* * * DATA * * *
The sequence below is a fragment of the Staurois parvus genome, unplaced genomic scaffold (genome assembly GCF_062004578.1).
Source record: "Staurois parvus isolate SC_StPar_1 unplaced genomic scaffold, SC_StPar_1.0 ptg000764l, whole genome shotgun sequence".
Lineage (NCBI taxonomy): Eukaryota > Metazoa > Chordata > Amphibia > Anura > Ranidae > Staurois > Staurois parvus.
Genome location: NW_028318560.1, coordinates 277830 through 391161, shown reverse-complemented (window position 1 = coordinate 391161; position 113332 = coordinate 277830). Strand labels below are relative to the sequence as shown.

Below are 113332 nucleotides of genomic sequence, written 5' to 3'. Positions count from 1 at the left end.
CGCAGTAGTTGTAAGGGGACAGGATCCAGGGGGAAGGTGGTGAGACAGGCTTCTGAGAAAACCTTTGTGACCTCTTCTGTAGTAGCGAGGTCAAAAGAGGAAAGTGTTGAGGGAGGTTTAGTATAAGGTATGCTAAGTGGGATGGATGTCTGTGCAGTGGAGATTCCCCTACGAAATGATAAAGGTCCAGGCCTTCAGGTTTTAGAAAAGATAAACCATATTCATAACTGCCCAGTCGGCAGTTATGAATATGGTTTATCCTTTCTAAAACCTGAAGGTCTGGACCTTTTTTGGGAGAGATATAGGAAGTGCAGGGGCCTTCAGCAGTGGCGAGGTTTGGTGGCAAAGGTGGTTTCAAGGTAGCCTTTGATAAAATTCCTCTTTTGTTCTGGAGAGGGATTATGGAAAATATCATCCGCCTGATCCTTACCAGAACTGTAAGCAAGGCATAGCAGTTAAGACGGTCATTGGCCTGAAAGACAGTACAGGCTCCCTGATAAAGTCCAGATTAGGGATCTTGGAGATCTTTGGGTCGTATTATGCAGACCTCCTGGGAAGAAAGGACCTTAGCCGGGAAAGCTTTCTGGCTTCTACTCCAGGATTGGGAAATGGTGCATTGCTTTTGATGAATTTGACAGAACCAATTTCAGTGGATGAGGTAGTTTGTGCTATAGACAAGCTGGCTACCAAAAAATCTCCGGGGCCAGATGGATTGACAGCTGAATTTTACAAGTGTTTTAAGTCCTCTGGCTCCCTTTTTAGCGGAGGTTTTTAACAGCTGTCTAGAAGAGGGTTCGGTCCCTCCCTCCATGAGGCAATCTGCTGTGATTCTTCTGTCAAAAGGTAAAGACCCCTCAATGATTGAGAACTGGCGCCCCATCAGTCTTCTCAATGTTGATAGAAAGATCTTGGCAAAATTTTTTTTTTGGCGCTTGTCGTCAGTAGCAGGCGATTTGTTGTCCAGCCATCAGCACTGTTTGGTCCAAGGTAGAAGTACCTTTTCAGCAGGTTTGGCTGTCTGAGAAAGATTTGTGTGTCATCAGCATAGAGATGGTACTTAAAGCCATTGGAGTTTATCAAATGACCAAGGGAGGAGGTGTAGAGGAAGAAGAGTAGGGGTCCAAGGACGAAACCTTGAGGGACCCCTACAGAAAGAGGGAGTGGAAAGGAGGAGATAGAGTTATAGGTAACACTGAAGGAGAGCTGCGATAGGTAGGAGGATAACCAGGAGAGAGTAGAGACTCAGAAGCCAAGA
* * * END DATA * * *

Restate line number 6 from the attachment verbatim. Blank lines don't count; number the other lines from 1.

CGCAGTAGTTGTAAGGGGACAGGATCCAGGGGGAAGGTGGTGAGACAGGCTTCTGAGAAAACCTTTGTGACCTCTTCTGTAGTAGCGAGGTCAAAAGAGGAAAGTGTTGAGGGAGGTTTAGTATAAGGTATGCTAAGTGGGATGGATGTCTGTGCAGTGGAGATTCCCCTACGAAATGATAAAGGTCCAGGCCTTCAGGTTTTAGAAAAGATAAACCATATTCATAACTGCCCAGTCGGCAGTTATGAATATGGTTTATCCTTTCTAAAACCTGAAGGTCTGGACCTTTTTTGGGAGAGATATAGGAAGTGCAGGGGCCTTCAGCAGTGGCGAGGTTTGGTGGCAAAGGTGGTTTCAAGGTAGCCTTTGATAAAATTCCTCTTTTGTTCTGGAGAGGGATTATGGAAAATATCATCCGCCTGATCCTTACCAGAACTGTAAGCAAGGCATAGCAGTTAAGACGGTCATTGGCCTGAAAGACAGTACAGGCTCCCTGATAAAGTCCAGATTAGGGATCTTGGAGATCTTTGGGTCGTATTATGCAGACCTCCTGGGAAGAAAGGACCTTAGCCGGGAAAGCTTTCTGGCTTCTACTCCAGGATTGGGAAATGGTGCATTGCTTTTGATGAATTTGACAGAACCAATTTCAGTGGATGAGGTAGTTTGTGCTATAGACAAGCTGGCTACCAAAAAATCTCCGGGGCCAGATGGATTGACAGCTGAATTTTACAAGTGTTTTAAGTCCTCTGGCTCCCTTTTTAGCGGAGGTTTTTAACAGCTGTCTAGAAGAGGGTTCGGTCCCTCCCTCCATGAGGCAATCTGCTGTGATTCTTCTGTCAAAAGGTAAAGACCCCTCAATGATTGAGAACTGGCGCCCCATCAGTCTTCTCAATGTTGATAGAAAGATCTTGGCAAAATTTTTTTTTTGGCGCTTGTCGTCAGTAGCAGGCGATTTGTTGTCCAGCCATCAGCACTGTTTGGTCCAAGGTAGAAGTACCTTTTCAGCAGGTTTGGCTGTCTGAGAAAGATTTGTGTGTCATCAGCATAGAGATGGTACTTAAAGCCATTGGAGTTTATCAAATGACCAAGGGAGGAGGTGTAGAGGAAGAAGAGTAGGGGTCCAAGGACGAAACCTTGAGGGACCCCTACAGAAAGAGGGAGTGGAAAGGAGGAGATAGAGTTATAGGTAACACTGAAGGAGAGCTGCGATAGGTAGGAGGATAACCAGGAGAGAGTAGAGACTCAGAAGCCAAGA